Employer group health plans need to look at their benefits before the Covid-19 public health emergency ends May 11 and prepare for changes affecting coverage of over-the-counter tests, telehealth, and health savings accounts, health plan consultants say.
One of the biggest changes is that they won’t be required to pay for Covid tests without requiring cost-sharing by beneficiaries. However, most will probably continue to cover them with more restrictions.
Health plans may continue covering Covid tests given in doctors’ offices as part of regular medical coverage, such as for strep throat or flu tests, Kathryn Bakich, national health compliance practice leader and senior vice president at employee benefits consulting firm Segal, said in an interview. However, “the utilization is declining as Covid declines” for over-the-counter tests, she said. Health plan beneficiaries also may have access to Covid tests through local governments or other sources, she said.
The Biden administration said it would end the public health emergency May 11. Though many changes affect Medicare, employers also need to take note of the changes. Most had to change their policies during the emergency, and unwinding it means close attention to what they cover now and what they may want to continue.
Employer plans are still expected to cover Covid testing, but they may modify their coverage to match normal medical coverage of in-network services, which would include cost-sharing by beneficiaries, Wade Symons, leader of employee benefit consulting firm Mercer’s Regulatory Resource Group and a partner at Mercer Health, said in an interview. They are “making decisions about what they’re going to do from a plan design perspective related to those benefits that they are no longer required to cover,” which is primarily Covid testing, he said.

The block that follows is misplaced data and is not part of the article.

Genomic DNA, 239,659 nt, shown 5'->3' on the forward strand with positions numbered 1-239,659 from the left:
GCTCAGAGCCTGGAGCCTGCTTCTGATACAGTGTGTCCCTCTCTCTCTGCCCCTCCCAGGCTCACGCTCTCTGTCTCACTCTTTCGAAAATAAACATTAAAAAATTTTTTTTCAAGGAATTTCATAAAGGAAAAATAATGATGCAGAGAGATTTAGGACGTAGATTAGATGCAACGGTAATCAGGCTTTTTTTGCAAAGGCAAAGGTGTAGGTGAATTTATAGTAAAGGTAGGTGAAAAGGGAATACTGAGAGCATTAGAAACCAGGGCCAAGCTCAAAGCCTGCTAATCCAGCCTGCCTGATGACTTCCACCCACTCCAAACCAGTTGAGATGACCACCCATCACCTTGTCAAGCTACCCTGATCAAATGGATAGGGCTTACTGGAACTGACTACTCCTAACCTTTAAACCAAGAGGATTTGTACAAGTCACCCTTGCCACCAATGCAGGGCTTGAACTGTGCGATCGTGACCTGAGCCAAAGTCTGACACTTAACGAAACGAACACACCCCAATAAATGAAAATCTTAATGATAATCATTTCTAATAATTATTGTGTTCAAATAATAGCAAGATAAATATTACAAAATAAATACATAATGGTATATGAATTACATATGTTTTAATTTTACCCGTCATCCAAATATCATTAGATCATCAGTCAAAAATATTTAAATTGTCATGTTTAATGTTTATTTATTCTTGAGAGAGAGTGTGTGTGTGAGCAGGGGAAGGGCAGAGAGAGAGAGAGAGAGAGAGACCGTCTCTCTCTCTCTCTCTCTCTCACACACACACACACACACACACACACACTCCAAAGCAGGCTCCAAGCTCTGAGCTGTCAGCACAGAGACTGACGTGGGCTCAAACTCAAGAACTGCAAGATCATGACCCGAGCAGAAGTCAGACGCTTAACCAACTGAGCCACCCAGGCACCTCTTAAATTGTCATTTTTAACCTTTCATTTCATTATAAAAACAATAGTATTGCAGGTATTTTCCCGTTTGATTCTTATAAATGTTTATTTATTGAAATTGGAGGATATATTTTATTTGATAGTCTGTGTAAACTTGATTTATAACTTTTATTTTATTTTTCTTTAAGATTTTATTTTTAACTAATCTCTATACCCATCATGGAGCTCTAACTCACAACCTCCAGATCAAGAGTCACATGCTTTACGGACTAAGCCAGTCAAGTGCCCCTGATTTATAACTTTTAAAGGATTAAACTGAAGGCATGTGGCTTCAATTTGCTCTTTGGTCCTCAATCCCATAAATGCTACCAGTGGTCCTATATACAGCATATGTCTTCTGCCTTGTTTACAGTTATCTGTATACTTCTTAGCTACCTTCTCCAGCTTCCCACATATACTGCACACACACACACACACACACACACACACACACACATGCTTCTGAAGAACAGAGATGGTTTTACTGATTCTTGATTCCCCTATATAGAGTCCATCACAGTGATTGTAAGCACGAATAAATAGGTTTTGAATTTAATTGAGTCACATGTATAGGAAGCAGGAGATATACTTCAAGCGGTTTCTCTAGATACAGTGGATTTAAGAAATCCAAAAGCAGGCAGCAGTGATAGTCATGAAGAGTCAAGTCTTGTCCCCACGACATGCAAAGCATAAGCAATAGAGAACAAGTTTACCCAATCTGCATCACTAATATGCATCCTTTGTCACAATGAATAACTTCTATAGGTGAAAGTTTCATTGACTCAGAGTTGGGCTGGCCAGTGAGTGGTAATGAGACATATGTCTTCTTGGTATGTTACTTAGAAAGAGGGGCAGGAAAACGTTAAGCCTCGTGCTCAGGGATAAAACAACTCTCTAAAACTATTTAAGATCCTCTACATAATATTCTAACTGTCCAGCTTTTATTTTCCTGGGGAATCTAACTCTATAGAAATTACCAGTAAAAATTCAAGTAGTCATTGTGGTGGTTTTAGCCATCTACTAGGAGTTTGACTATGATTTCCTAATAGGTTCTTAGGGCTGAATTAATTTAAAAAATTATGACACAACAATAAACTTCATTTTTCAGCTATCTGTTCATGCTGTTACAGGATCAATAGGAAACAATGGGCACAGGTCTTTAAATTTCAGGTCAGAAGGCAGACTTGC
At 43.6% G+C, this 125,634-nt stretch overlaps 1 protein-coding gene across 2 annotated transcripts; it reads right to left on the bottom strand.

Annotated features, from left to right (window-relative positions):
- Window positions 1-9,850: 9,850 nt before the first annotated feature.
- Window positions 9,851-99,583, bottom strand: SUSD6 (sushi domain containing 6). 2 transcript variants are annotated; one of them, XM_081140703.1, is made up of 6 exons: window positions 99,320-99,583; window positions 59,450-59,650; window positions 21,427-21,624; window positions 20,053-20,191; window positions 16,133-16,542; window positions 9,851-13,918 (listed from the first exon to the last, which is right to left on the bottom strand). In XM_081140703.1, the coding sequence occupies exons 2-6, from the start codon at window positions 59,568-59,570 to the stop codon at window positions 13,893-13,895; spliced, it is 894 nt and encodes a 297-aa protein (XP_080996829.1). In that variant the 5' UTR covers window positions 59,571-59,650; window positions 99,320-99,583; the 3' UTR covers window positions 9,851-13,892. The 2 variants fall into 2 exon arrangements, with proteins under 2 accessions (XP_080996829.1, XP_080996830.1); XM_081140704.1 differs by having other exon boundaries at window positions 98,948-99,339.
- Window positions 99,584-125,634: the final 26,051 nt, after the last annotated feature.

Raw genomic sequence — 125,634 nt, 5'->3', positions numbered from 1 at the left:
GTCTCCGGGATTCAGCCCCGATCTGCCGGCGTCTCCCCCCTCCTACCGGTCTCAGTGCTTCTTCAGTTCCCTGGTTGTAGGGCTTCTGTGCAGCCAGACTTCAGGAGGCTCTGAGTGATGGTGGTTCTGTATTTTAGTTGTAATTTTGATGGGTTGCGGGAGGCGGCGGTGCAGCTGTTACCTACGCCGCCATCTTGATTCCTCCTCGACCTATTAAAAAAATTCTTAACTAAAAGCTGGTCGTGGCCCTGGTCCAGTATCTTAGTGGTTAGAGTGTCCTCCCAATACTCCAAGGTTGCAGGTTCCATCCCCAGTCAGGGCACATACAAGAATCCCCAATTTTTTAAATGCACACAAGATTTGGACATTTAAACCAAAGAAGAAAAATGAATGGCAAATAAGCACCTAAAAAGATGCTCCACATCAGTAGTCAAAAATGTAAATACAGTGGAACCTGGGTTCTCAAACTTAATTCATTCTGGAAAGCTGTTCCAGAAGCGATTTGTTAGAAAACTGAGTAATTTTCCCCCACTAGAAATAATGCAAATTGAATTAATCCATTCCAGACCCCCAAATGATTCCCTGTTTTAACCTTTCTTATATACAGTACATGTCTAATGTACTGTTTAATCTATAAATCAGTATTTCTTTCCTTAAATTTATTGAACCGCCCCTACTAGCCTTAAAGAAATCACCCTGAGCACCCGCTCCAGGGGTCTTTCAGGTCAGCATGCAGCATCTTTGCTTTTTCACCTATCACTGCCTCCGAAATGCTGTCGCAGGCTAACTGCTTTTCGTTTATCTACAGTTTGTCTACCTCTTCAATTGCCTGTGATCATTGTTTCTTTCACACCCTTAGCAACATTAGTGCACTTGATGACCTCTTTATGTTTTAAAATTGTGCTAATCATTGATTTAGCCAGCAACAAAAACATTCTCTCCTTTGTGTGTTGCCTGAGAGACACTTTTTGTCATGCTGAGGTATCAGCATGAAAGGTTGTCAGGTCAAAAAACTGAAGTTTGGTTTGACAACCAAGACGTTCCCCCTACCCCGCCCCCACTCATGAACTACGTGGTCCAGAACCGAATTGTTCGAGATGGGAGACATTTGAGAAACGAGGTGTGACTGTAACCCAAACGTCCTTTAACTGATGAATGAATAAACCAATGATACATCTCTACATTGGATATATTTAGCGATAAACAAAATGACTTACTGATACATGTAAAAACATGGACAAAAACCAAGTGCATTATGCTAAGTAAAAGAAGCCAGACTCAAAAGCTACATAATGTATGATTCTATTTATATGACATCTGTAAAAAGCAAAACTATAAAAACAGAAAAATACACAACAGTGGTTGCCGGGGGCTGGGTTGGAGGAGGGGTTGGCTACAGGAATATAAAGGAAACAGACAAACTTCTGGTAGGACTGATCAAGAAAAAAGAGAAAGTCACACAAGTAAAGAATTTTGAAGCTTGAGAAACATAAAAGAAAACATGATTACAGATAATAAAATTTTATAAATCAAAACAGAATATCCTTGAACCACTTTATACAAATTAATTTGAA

Employer plans may choose to restrict access to Covid testing because “there’s been some accusations of price gouging for Covid testing in the marketplace on an out-of-network basis,” Symons said. “Plans do have some incentive from a cost-control perspective to try to narrow that down.”
People with private insurance and Medicare Advantage plans will no longer be guaranteed free over-the-counter at-home tests when the public health emergency ends. But some insurers may continue to cover them voluntarily, according to the Kaiser Family Foundation. The tests may be more costly for people with insurance, KFF said.
PBMs Looking at Recommendations
Group health plans contract with pharmacy benefit managers (PBMs), which have been handling coverage of the over-the-counter tests. PBMs are still looking at what they will recommend for coverage, Bakich said.
The public health emergency doesn’t affect coverage of Covid vaccines. Most group plans are required to cover those as preventive services within their networks under the Affordable Care Act, Bakich said. They don’t have to be covered on an out-of-network basis, she said.
But the government has been covering the cost of Covid vaccines with group health plans paying the administrative costs. The government is expected to run out of money for the vaccines in the first quarter, Bakich said. That means plans have to pay for the cost of the vaccines themselves and the administration costs, and it isn’t clear how much that will cost, Bakich said.